The Ministry of Foreign Affairs informs all of Sofia’s partners about this unprecedented act contrary to the declared intention of Skopje to maintain good neighbourly relations and achieve its obligations. Formal letters will be sent to the EU institutions. Kondov emphasised the need for the government of the Republic of North Macedonia to build public support for the inclusion of Bulgarians in the country’s constitution. The lack of public support for guaranteeing equal rights for all citizens points to a serious problem concerning the country’s Integration into the EU. The statements of the Minister of Foreign Affairs of Bulgaria point to the escalation of relations between Bulgaria and North Macedonia in recent months.

The Minister of Foreign Affairs of North Macedonia, Bujar Osmani, responded by arguing that the inclusion of Bulgarians in the constitution would remove the argument that there is discrimination against any community in North Macedonia.

“I don’t want to speculate, but I doubt there is any “deal” between our radicals and their (Bulgarian) radicals to feed each other. For the Bulgarians, the whole campaign – in the EU, in the Council of Europe, through international bodies – is that there is massive State discrimination against them in North Macedonia. They refer primarily to the statements of our opposition, to their views,” Osmani said.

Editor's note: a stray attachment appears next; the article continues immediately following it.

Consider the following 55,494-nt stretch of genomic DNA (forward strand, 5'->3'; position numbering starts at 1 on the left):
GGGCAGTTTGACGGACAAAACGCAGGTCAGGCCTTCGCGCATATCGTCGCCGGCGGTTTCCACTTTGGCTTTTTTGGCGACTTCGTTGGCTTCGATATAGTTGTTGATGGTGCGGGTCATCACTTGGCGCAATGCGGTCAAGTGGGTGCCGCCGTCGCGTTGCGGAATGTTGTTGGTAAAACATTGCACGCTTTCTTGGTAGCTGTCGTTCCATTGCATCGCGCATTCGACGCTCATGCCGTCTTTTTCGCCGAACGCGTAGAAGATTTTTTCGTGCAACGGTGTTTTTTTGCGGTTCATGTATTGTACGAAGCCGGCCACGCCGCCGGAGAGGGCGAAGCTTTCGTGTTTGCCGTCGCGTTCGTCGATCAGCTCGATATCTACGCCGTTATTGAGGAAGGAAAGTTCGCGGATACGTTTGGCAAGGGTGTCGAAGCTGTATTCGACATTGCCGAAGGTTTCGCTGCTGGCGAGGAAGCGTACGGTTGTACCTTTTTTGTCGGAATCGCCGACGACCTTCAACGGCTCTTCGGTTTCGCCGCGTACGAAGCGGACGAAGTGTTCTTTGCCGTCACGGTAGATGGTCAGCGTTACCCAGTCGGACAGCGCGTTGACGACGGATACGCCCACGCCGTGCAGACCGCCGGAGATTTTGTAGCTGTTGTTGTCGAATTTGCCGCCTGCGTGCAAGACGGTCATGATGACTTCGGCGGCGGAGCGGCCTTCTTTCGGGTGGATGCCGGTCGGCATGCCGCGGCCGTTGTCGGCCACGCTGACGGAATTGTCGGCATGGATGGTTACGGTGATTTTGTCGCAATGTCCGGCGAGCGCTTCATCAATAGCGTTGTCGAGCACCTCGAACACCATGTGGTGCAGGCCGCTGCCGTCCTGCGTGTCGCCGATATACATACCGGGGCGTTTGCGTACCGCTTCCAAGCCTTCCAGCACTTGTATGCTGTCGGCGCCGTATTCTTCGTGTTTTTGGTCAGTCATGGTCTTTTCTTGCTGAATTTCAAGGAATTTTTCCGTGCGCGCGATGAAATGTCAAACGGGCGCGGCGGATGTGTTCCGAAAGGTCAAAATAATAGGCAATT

Regarding the denial of entry to North Macedonia by MP Andrej Kovatčev, Osmani said he never felt better than when he said in Sofia that people who provoke and create tension will not be allowed into North Macedonia, which he agreed with prime minister Dimitar Kovačevski.



Serbian authorities announced tighter gun control after seventeen people were killed in two mass shootings

 Following a decade of no mass shootings, Serbians have witnessed two deadly tragedies in the span of 48 hours in the first week of May. In the aftermath of the horrific events, Serbian President Aleksandar Vučićpromised to “disarm Serbia”, and prominent public figures have been speaking against the country’s culture of violence and war heroes’ glorification.